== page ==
State lawmakers have been taking a spring break this week and given the flood of disturbing bills introduced of late, it’s enough to make you wish they’d just stay away. Two new anti-consumer bills pushed by predatory industries make for classic cases in point.
As is detailed on the main NC Policy Watch site this morning by veteran bankruptcy attorney William Brewer, Number One is the proposal to introduce wage garnishment in North Carolina for general debts like credit card bills. As Brewer explains, this proposal would end a nearly 150 year-old rule in North Carolina that general creditors cannot seize money from people that is necessary to support their families. It would also unleash a a bevy of predatory national profiteers that buy up old consumer debt for pennies on the dollar and, perhaps most disturbingly, spark a wave of bankruptcies. Here’s Brewer:
“As practical matter, the only refuge for such an unfortunate wage earner will be to file bankruptcy. But here’s the rest of the story: North Carolina has one of the lowest bankruptcy filing rates in the nation. For the first quarter of 2014, the national average for bankruptcies was 3.23 for every 1,000 people. North Carolina ranked 40th among the states with a rate of 1.82.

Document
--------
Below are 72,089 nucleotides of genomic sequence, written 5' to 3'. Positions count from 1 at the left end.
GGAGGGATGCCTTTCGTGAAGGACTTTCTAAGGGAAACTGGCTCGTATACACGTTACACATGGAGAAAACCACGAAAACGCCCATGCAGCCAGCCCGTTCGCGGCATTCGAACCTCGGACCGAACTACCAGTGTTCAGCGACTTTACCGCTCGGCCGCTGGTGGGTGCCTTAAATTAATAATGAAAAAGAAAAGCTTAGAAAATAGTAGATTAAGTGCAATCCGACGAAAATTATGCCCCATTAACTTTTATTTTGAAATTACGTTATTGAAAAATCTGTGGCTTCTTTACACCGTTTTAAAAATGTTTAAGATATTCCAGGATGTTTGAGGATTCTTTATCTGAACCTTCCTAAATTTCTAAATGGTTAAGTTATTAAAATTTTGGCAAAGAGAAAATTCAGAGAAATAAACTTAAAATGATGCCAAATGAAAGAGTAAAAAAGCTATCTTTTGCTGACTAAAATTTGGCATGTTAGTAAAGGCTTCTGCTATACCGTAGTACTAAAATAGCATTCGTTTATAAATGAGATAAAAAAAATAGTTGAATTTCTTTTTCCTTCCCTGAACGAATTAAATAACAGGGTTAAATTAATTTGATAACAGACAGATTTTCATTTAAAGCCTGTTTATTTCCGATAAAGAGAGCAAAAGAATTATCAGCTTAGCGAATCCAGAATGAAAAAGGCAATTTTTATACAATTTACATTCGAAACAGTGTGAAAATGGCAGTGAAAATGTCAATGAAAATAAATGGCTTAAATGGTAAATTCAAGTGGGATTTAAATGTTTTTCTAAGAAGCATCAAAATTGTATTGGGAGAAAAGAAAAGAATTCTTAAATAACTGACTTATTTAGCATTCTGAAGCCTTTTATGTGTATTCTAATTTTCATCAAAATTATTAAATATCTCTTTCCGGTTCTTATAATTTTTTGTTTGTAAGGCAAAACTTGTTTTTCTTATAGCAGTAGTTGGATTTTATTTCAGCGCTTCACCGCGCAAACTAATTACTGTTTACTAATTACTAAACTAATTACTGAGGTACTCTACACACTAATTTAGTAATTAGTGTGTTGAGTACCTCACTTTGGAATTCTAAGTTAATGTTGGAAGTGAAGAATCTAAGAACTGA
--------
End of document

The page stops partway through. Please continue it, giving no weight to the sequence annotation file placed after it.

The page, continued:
By contrast, the rates in our sister states in the southeast that allow with wage garnishment along the lines of Senator Brock’s proposal are the highest in the nation. Tennessee is first with a rate that’s 350% of North Carolina’s. Georgia and Alabama are second and third with three times the North Carolina rate. Virginia has a rate 70% higher than North Carolina. South Carolina, which has no wage garnishment, has a filing rate 13% lower.
The conclusion from all this is inescapable: if the General Assembly and Gov. McCrory enact a law that dramatically expands wage garnishment in our state, bankruptcy filings will soar by 200-300%.”
Sadly. debt buyer lobbyists aren’t the only ones pushing lawmakers to soak struggling consumers. The high-interest finance companies are back with yet another bill to jack up rates on small consumer loans — i.e. the ones they succeeded in raising just a couple years ago.